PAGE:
chevron-down Created with Sketch Beta.
January 29, 2020 Practice Points

Eleventh Circuit Limits Non-Party Subpoena Powers of Arbitrators to In-Person Hearings

The decision does not address whether a hearing can be commenced for the taking of testimony and documents from non-parties during the discovery period.

By Robert L. Rothman and Rebecca Lunceford Kolb

The Eleventh Circuit has joined four other circuit courts in holding that Section 7 of the Federal Arbitration Act (FAA) does not authorize arbitrators to issue pre-hearing deposition or discovery subpoenas to non-parties. 

In Managed Care Advisory Group, LLC v. Cigna Healthcare, Inc., 939 F.3d 1145 (11th Cir. 2019), the Eleventh Circuit joined the Second, Third, Fourth, and Ninth Circuits in holding that while Section 7  of the FAA allows arbitrators to compel a non-party witness to attend an arbitration hearing and bring documents with them, it does not permit subpoenas for pre-hearing depositions or for documents only.

In Managed Care, the arbitrator issued a subpoena for a non-party witness to appear via video conference and produce certain documents to the parties in advance of giving testimony. The Eleventh Circuit rejected that approach, finding that the plain language of Section 7 of the FAA “confers the power to compel a non-party to attend an arbitration hearing and bring documents, but it is silent regarding the power to compel documents from non-parties without summoning the non-party to testify.” Managed Care, 939 F.3d at 1159. Moreover, the appearance must be in person at the arbitration hearing, not by videoconference as had been provided in the subpoena at issue in Managed Care. Quoting from an opinion by then-Judge Samuel Alito in Hay Group, Inc. v. E.B.S. Acquisition Corp., 360 F.3d 404, 407 (3d Cir. 2004), the Eleventh Circuit “found that the plain language of Section 7 ‘unambiguously restricts an arbitrator’s subpoena power to situations in which the non-party has been called to appear in the physical presence of the arbitrator and to hand over the documents at that time.’” Managed Care 939 F.3d at 1159.

Compelling attendance of witnesses who reside outside the arbitral forum is not a problem, the Eleventh Circuit noted, because Section 7 of the FAA contains a general reference to Rule 45  of the Federal Rules of Civil Procedure, which through a 2013 amendment authorized nationwide service. Thus, an arbitrator may issue a subpoena to a person outside of the district in which the arbitrator sits. Upon refusal of the witness to comply, Section 7 allows the district court in the district in which the arbitrator sits to enforce the subpoena. Managed Care, 939 F.3d at 1158.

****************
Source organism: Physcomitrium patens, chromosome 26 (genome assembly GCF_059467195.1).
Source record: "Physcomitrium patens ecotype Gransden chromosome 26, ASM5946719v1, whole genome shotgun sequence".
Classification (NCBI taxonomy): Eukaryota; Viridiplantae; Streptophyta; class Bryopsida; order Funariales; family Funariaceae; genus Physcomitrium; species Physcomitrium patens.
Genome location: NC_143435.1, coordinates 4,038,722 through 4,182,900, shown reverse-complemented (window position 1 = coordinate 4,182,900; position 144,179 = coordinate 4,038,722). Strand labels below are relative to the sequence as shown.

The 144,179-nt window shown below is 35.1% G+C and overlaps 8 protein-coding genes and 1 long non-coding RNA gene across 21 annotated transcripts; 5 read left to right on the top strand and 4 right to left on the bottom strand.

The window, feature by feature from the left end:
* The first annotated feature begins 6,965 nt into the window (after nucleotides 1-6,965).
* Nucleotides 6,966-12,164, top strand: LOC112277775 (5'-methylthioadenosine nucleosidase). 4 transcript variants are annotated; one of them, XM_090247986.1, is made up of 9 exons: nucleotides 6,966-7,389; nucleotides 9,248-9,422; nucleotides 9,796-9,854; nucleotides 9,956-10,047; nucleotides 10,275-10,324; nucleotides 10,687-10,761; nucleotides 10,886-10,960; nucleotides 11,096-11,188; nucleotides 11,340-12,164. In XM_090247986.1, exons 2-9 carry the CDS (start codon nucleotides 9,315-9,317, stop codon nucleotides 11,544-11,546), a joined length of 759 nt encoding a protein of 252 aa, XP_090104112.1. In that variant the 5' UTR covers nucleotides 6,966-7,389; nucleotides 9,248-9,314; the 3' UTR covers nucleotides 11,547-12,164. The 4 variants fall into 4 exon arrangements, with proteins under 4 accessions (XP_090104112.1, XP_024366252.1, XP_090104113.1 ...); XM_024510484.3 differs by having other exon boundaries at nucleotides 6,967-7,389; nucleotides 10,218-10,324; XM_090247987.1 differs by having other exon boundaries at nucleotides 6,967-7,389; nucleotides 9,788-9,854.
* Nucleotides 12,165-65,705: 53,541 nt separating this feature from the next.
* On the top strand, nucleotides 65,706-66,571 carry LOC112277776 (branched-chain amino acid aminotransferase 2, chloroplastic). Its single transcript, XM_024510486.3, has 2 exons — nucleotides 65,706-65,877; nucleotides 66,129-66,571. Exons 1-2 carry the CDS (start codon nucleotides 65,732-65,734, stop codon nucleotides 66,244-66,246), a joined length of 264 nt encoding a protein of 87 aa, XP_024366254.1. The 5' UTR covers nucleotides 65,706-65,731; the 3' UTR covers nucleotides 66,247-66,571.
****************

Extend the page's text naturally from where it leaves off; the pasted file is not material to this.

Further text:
While a witness who does not reside in the arbitral jurisdiction may object to the burden of traveling to the arbitral site in order to testify and produce documents, it will be up to the district court to resolve any objections based on “traditional notions of fairness and reasonableness, by weighing the burdens imposed on the summonsed parties against the federal interest, before exercising personal jurisdiction.” Managed Care 939 F.3d at 1158. However, the Eleventh Circuit noted, “[W]hen nationwide service is involved, ‘it is only in highly unusual cases that inconvenience will rise to a level of constitutional concern.’” Id. (citing Republic of Panama v. BCCI Holdings (Luxembourg) S.A., 119 F.3d 935, 946, 948 (11th Cir. 1997)).

The decision does not address the question of whether, if needed, a hearing can be commenced for the taking of testimony and documents from non-parties during the discovery period. If so, and absent a cooperative non-party witness who is willing to voluntarily turn over documents to counsel in advance of a hearing, it may be more efficient than expecting counsel and the arbitrator to review and analyze all documents in real time at a final merits hearing.

Robert L. Rothman is a partner and Rebecca Lunceford Kolb is a senior associate at Arnall Golden Gregory LLP, in Atlanta, Georgia. 

Copyright © 2020, American Bar Association. All rights reserved. This information or any portion thereof may not be copied or disseminated in any form or by any means or downloaded or stored in an electronic database or retrieval system without the express written consent of the American Bar Association. The views expressed in this article are those of the author(s) and do not necessarily reflect the positions or policies of the American Bar Association, the Section of Litigation, this committee, or the employer(s) of the author(s).